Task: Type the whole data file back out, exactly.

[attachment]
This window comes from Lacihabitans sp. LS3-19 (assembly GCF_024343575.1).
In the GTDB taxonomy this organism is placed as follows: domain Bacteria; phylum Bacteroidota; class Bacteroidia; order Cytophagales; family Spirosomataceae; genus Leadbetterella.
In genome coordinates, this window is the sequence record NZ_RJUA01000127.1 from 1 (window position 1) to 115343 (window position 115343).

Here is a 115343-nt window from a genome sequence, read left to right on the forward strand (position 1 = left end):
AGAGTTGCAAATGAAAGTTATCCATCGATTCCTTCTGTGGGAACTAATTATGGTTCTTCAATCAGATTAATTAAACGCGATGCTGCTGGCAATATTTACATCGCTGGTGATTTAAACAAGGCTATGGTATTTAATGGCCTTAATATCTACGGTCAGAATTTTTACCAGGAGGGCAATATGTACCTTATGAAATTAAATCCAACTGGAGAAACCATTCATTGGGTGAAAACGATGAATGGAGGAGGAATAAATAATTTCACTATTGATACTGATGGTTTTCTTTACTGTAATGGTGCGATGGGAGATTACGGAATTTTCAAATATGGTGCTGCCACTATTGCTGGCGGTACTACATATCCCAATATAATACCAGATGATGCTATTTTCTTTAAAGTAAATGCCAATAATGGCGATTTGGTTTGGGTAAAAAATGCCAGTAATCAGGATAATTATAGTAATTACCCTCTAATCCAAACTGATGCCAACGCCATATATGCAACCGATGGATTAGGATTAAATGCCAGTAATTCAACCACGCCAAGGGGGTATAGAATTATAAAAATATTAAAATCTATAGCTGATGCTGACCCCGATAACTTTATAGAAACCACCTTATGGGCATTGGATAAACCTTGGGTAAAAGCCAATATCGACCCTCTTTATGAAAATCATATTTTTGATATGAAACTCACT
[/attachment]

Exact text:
This window comes from Lacihabitans sp. LS3-19 (assembly GCF_024343575.1).
In the GTDB taxonomy this organism is placed as follows: domain Bacteria; phylum Bacteroidota; class Bacteroidia; order Cytophagales; family Spirosomataceae; genus Leadbetterella.
In genome coordinates, this window is the sequence record NZ_RJUA01000127.1 from 1 (window position 1) to 115343 (window position 115343).

Here is a 115343-nt window from a genome sequence, read left to right on the forward strand (position 1 = left end):
AGAGTTGCAAATGAAAGTTATCCATCGATTCCTTCTGTGGGAACTAATTATGGTTCTTCAATCAGATTAATTAAACGCGATGCTGCTGGCAATATTTACATCGCTGGTGATTTAAACAAGGCTATGGTATTTAATGGCCTTAATATCTACGGTCAGAATTTTTACCAGGAGGGCAATATGTACCTTATGAAATTAAATCCAACTGGAGAAACCATTCATTGGGTGAAAACGATGAATGGAGGAGGAATAAATAATTTCACTATTGATACTGATGGTTTTCTTTACTGTAATGGTGCGATGGGAGATTACGGAATTTTCAAATATGGTGCTGCCACTATTGCTGGCGGTACTACATATCCCAATATAATACCAGATGATGCTATTTTCTTTAAAGTAAATGCCAATAATGGCGATTTGGTTTGGGTAAAAAATGCCAGTAATCAGGATAATTATAGTAATTACCCTCTAATCCAAACTGATGCCAACGCCATATATGCAACCGATGGATTAGGATTAAATGCCAGTAATTCAACCACGCCAAGGGGGTATAGAATTATAAAAATATTAAAATCTATAGCTGATGCTGACCCCGATAACTTTATAGAAACCACCTTATGGGCATTGGATAAACCTTGGGTAAAAGCCAATATCGACCCTCTTTATGAAAATCATATTTTTGATATGAAACTCACT